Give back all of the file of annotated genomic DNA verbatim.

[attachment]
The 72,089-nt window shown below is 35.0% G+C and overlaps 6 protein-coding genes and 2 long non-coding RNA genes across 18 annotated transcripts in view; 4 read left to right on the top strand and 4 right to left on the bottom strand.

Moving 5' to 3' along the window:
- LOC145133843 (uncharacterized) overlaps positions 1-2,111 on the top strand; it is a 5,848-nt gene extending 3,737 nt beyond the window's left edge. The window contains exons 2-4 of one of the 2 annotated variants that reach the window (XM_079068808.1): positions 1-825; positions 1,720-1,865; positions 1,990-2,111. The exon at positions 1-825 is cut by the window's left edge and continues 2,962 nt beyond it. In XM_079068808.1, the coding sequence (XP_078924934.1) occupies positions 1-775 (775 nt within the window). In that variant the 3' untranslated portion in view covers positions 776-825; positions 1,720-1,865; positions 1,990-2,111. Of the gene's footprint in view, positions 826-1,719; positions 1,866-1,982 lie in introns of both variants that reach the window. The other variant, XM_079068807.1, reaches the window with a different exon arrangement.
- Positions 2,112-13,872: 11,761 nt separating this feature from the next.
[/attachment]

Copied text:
The 72,089-nt window shown below is 35.0% G+C and overlaps 6 protein-coding genes and 2 long non-coding RNA genes across 18 annotated transcripts in view; 4 read left to right on the top strand and 4 right to left on the bottom strand.

Moving 5' to 3' along the window:
- LOC145133843 (uncharacterized) overlaps positions 1-2,111 on the top strand; it is a 5,848-nt gene extending 3,737 nt beyond the window's left edge. The window contains exons 2-4 of one of the 2 annotated variants that reach the window (XM_079068808.1): positions 1-825; positions 1,720-1,865; positions 1,990-2,111. The exon at positions 1-825 is cut by the window's left edge and continues 2,962 nt beyond it. In XM_079068808.1, the coding sequence (XP_078924934.1) occupies positions 1-775 (775 nt within the window). In that variant the 3' untranslated portion in view covers positions 776-825; positions 1,720-1,865; positions 1,990-2,111. Of the gene's footprint in view, positions 826-1,719; positions 1,866-1,982 lie in introns of both variants that reach the window. The other variant, XM_079068807.1, reaches the window with a different exon arrangement.
- Positions 2,112-13,872: 11,761 nt separating this feature from the next.